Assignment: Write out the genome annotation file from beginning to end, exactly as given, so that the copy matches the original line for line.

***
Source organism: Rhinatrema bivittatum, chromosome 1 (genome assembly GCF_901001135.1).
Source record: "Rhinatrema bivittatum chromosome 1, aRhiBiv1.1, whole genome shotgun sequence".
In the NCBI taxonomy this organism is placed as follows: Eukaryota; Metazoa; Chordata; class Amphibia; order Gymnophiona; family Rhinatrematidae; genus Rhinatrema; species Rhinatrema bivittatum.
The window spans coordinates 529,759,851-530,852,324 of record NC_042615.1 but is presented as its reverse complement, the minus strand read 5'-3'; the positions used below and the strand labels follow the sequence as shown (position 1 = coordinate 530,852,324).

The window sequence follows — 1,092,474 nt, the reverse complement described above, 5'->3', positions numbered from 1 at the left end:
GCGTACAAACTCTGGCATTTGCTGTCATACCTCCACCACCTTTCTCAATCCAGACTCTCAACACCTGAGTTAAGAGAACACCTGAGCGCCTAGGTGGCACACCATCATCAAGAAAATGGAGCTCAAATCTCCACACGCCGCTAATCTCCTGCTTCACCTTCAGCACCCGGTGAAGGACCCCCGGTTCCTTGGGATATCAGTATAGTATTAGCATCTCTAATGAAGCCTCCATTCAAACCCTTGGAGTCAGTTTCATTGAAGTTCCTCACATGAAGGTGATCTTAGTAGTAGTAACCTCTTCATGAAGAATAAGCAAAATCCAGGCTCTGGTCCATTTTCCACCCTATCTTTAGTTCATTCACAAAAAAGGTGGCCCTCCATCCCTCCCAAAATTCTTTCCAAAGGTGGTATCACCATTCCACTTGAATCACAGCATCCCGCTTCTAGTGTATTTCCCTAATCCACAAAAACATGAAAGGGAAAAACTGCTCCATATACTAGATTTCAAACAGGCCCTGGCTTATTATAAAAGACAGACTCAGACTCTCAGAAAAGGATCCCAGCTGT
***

Source organism: Rhinatrema bivittatum, chromosome 1 (genome assembly GCF_901001135.1).
Source record: "Rhinatrema bivittatum chromosome 1, aRhiBiv1.1, whole genome shotgun sequence".
In the NCBI taxonomy this organism is placed as follows: Eukaryota; Metazoa; Chordata; class Amphibia; order Gymnophiona; family Rhinatrematidae; genus Rhinatrema; species Rhinatrema bivittatum.
The window spans coordinates 529,759,851-530,852,324 of record NC_042615.1 but is presented as its reverse complement, the minus strand read 5'-3'; the positions used below and the strand labels follow the sequence as shown (position 1 = coordinate 530,852,324).

The window sequence follows — 1,092,474 nt, the reverse complement described above, 5'->3', positions numbered from 1 at the left end:
GCGTACAAACTCTGGCATTTGCTGTCATACCTCCACCACCTTTCTCAATCCAGACTCTCAACACCTGAGTTAAGAGAACACCTGAGCGCCTAGGTGGCACACCATCATCAAGAAAATGGAGCTCAAATCTCCACACGCCGCTAATCTCCTGCTTCACCTTCAGCACCCGGTGAAGGACCCCCGGTTCCTTGGGATATCAGTATAGTATTAGCATCTCTAATGAAGCCTCCATTCAAACCCTTGGAGTCAGTTTCATTGAAGTTCCTCACATGAAGGTGATCTTAGTAGTAGTAACCTCTTCATGAAGAATAAGCAAAATCCAGGCTCTGGTCCATTTTCCACCCTATCTTTAGTTCATTCACAAAAAAGGTGGCCCTCCATCCCTCCCAAAATTCTTTCCAAAGGTGGTATCACCATTCCACTTGAATCACAGCATCCCGCTTCTAGTGTATTTCCCTAATCCACAAAAACATGAAAGGGAAAAACTGCTCCATATACTAGATTTCAAACAGGCCCTGGCTTATTATAAAAGACAGACTCAGACTCTCAGAAAAGGATCCCAGCTGT